The Football Widowís Revenge
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By Scott Hubanks
It is impossible to say how the idea entered my brain! I loved Roger. We were married for thirty years, and he was a good provider. There was no passion in our marriage, but he never wronged me. It must have been that remote control. Yes, it was this!
Roger was a very particular man. He worked at Hanleyís Hardware. He expected his dinner on time every night at six oíclock after he had drank a beer after coming home at five thirty. Then he would settle into his green recliner and watch the television.
His routine never changed. He would heave his body out of bed, smear deodorant across his armpits, and throw on the same clothes he wore every day that were only cleaned when I could steal them away from him. He even cut the grass in those clothes. I still shudder to think about those horrid brown pants and the tan shirt that was originally white.
I didnít say anything when he started to grow his hair longer on one side, and then comb it over his bald spot. I didnít mind the fact that most of our conversations consisted of remarks about the show that we happened to be watching or a funny commercial. He would sit in front of the television on Saturday watching NASCAR and actually talk to the television. It didnít exactly bother me, though I must admit to being somewhat annoyed that at times he talked to it more than he talked to me.
It must have been something about the autumn. Perhaps the air was crisper than usual. Perhaps the change hit me stronger than I expected.
It was Sunday. I had a roast in the oven that had taken three hours to bring to perfection. You could smell that roast from the sidewalk. After I had popped the taters into the broth, I opened the refrigerator to take Roger a fresh Pabst Blue Ribbon beer. I had hoped that he would appreciate the favor enough to come to dinner, but the Packers were on the television. It was the first game of the year against the Bears, I guess, by what I could tell from his mumbling as he took the beer. He hadnít even touched the cheese and crackers I had set on the TV tray next to the recliner. He sat there pressing the buttons on the remote controlóflipping between channels when the commercials came on.
I retreated to the kitchen to lick my wounds. I resolved that at least one person in the house would eat dinner on time when the roast was finished. I heard him clapping in the living room, then click-click-click as he flipped the channels with the remote control. I swear the sound of the remote followed me into the kitchen, because I hadnít noticed it before.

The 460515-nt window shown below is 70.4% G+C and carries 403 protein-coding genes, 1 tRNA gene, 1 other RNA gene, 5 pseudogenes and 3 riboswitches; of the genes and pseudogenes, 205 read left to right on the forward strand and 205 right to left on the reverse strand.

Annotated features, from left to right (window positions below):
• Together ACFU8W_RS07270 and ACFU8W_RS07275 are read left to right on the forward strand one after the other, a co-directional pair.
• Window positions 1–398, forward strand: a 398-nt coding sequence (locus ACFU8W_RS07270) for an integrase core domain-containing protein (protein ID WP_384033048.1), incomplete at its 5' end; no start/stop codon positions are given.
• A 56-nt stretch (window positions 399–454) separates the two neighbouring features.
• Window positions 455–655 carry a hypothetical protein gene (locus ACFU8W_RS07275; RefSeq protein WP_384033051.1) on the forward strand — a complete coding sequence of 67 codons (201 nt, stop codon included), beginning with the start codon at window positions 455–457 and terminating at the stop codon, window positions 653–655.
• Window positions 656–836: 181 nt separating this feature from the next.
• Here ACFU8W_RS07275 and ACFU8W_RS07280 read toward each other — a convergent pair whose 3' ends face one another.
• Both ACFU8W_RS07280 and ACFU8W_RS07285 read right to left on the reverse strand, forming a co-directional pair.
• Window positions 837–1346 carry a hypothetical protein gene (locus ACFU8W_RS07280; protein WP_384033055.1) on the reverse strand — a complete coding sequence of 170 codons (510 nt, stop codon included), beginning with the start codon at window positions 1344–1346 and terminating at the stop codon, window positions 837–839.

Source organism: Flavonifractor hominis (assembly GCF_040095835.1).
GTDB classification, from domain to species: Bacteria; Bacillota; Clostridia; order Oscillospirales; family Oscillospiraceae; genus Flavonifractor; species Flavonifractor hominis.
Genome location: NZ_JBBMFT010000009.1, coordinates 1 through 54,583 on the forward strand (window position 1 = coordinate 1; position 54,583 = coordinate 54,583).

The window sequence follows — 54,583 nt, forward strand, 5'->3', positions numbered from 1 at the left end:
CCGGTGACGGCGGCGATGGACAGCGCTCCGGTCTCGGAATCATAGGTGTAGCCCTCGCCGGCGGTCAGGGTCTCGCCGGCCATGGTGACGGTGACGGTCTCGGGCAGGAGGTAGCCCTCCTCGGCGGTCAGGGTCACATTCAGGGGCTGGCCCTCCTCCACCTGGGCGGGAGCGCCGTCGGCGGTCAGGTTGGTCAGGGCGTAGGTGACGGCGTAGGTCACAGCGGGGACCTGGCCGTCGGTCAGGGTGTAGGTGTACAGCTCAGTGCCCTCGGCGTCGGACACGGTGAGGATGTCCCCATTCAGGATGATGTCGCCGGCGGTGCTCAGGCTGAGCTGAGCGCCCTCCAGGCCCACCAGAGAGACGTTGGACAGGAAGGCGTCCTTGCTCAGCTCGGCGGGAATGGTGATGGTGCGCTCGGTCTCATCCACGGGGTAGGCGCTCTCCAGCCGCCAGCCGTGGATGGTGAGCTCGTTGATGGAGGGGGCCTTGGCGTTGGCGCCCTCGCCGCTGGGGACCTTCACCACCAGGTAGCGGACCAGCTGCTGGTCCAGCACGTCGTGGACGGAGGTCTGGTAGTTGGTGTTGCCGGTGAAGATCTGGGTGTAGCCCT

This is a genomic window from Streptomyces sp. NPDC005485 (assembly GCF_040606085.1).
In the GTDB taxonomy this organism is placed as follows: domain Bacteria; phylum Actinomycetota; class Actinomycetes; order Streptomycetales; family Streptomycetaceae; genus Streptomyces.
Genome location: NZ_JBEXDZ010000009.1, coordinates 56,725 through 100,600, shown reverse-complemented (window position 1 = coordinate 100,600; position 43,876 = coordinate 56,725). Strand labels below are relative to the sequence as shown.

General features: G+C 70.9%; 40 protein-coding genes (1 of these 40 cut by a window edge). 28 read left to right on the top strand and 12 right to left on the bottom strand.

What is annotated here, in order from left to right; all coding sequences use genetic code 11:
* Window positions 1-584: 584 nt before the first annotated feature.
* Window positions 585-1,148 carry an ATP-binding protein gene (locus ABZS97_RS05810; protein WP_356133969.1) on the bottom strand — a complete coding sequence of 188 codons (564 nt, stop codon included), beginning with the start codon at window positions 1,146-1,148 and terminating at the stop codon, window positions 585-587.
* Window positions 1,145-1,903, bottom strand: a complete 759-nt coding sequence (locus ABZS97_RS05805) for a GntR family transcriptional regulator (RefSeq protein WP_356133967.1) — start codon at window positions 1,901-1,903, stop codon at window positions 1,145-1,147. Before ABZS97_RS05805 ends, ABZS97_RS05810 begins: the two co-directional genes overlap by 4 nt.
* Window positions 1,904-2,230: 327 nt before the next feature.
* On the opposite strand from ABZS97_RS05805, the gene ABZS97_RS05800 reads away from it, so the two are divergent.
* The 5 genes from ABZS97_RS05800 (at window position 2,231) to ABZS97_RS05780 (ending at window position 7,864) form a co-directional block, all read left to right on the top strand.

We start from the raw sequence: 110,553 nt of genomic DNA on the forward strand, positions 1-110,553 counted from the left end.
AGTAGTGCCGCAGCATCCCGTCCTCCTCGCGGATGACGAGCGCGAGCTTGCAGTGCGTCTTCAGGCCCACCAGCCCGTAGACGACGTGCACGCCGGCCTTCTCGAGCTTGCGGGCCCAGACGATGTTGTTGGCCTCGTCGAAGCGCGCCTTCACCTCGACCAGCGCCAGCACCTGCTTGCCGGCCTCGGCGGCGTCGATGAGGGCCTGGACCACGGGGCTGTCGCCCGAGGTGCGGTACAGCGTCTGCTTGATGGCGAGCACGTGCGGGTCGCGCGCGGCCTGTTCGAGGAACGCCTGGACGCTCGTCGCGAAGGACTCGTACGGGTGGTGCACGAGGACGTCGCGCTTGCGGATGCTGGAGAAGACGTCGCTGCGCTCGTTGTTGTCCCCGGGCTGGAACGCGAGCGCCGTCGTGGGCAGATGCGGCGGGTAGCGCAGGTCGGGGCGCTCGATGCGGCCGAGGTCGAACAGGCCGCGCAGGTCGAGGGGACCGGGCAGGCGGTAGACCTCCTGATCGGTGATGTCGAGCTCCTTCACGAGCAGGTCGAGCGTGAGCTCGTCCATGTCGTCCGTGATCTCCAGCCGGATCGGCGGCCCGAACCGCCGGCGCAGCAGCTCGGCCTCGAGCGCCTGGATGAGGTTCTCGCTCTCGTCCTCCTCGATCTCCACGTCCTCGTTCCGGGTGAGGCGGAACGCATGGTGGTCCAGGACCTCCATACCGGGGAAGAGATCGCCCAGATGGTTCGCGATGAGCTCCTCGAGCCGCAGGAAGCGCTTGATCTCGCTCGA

The potatoes were almost finished. I heard more of Rogerís applause coming from the living room. I couldnít bring myself to go and find out what had happened; partially because I was upset with Roger; partially because Iíve never understood football anyway. I know that itís a good thing when a player takes the ball across that thick white line, but I donít know what it actually means. I didnít want to give Roger the chance to demonstrate his superior knowledge.
I turned on the radio. Patsy Clineís voice came from the speaker. I sighed, and feeling sentimental, I went into the refrigerator to get myself a beer. If you canít beat Ďem join Ďem I guess. I had just opened the beer, while Patsy was out walkiní after midnight, when Roger called from the living room. He wanted another beer. I took him the open one that I had, and he hollered something at me about the beer going flat, while his right thumb stabbed the button on the remote control, and the football game came back on the TV.
The blood rushed thorough my ears, with a click-click-click following me, while I went back to the kitchen. I opened the cupboards and pulled out dishes, setting the table for one. I set the other dish on the counter, just in case Roger decided he wanted to eat. I pulled the roast from the oven and, getting the carving fork and knife from the rack, I fished the roast out of the broth and set it on the cutting board.
I had hardly begun carving the roast, when Roger informed me from the living room that he wasnít hungry. He told me that he would eat after the game or maybe take me out to the tavern for a real meal. This was a big gameóand he wanted another beer. I went to the refrigerator to get it, reminding myself that things had always been like this in the fall during the thirty football seasons of our marriage. He now imagined himself to be Brett Favre instead of Bart Starr, but nothing else had changed.
I donít know why I had the carving knife in my hand when I took Roger his beer. A red cloud seems to have settled, blotting out my memory. My next recollection is that the green recliner was now dark red. I wondered why, but I soon made the terrible connection between the knife in my hand and Roger. I donít know what happened next, but I remember one thing: the expression on Rogerís face was the same and that infernal television was flipping between the channels. His thumb had been frozen on the remote!
I escaped the houseóand the horror I had left behind. In the alley, I found Dale, the fat guy with the beard who sits in a lawn chair all summer wearing nothing but a pair of swimming trunks. I told him my situation as he clucked over me like a mother hen. I still donít remember everything about that evening, but I thank God that Dale doesnít watch football.